Every published poet and writer can remember the breaks they are given occasionally. I got one back in 2005 when I interviewed poet Lucy Newlyn about her poetry collection ‘Ginnel’ for a Leeds arts magazine. We had a brilliant telephone chat where she talked about her love for the poet Edward Thomas whom I also adore. Lucy found out I was a poet and asked me to send her some of my poetry. I sent her my collections ‘Deadly Sensitive‘ from 1999 and ‘Coma Songs’ from 2003.
To my astonishment she contacted me a week or so later and had picked two of my poems, one from each volume, to appear in a book she was editing with Guy Cuthbertson entitled ‘Branch Lines: Edward Thomas and Contemporary Poetry’. I was to be among a very august company. Gillian Clarke, U A Fanthorpe, Andrew Motion, Seamus Heaney and Paul Muldoon were some of the terrific poets represented who claimed the influence of Edward Thomas in their work.
I felt very humble.
Here’s my poem, originally written twenty five years ago. I think It has a fitting seasonal feel to it.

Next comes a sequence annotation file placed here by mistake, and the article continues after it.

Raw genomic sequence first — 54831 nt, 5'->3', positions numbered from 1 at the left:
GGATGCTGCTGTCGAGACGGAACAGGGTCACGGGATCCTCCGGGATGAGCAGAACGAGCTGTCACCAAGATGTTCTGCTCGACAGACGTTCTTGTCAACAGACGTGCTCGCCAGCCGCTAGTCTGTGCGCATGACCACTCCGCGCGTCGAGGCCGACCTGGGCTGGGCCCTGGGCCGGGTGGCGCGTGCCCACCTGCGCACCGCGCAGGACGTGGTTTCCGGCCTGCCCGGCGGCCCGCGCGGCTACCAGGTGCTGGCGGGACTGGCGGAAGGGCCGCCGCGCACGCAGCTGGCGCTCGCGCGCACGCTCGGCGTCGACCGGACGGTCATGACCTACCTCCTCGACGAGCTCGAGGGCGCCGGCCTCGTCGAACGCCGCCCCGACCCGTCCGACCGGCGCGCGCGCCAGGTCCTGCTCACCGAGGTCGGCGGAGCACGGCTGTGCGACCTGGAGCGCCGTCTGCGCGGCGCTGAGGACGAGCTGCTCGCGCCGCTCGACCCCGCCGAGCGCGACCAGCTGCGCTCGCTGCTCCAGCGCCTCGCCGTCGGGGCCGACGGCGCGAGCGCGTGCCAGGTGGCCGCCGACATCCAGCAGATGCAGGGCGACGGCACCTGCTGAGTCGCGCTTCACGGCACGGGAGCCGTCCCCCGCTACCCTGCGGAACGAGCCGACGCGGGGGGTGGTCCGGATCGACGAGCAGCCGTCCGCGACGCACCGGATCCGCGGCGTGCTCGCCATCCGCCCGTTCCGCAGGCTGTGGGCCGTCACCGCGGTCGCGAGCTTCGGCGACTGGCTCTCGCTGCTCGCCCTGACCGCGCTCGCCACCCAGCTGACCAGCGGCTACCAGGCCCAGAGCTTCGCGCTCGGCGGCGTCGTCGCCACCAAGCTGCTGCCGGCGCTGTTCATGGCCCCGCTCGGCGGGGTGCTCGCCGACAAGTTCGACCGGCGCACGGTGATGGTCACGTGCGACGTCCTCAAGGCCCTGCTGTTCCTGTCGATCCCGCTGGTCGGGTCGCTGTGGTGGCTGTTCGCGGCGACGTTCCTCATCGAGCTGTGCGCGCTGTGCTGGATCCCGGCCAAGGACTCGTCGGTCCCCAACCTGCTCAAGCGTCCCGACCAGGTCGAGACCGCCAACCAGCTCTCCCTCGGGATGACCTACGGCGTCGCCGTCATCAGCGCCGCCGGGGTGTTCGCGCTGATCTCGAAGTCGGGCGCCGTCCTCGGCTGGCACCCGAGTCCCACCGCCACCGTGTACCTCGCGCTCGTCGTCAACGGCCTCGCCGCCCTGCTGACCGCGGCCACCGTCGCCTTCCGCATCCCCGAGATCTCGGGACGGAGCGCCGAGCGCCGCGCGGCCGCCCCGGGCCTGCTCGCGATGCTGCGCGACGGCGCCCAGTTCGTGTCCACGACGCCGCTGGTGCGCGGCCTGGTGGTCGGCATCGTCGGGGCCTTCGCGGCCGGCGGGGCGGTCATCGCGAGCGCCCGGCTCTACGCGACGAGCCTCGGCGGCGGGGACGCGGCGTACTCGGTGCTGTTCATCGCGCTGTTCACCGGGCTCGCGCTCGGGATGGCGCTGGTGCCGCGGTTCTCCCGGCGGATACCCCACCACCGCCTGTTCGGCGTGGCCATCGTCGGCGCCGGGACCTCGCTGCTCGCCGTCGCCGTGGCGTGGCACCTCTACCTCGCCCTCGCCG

Waking slowly, I look
through the window
at the silver sky and fields of frost,
reflections of each other,
where nothing moves,
where lines of wall and hedge converge,
and at their corners
large trees see out the final
chilly disciplines of their watch.
I carefully clasp my mug of tea
as if it holds your heartbeat,
your dreaming breath.
A dog barks on a nearby farm,
the sky becomes the faintest blue,
and cattle move stiffly
out of a frozen enchantment.
The machinery of morning is starting up,
and I stand there, considering,
your sleeping outline in the hills.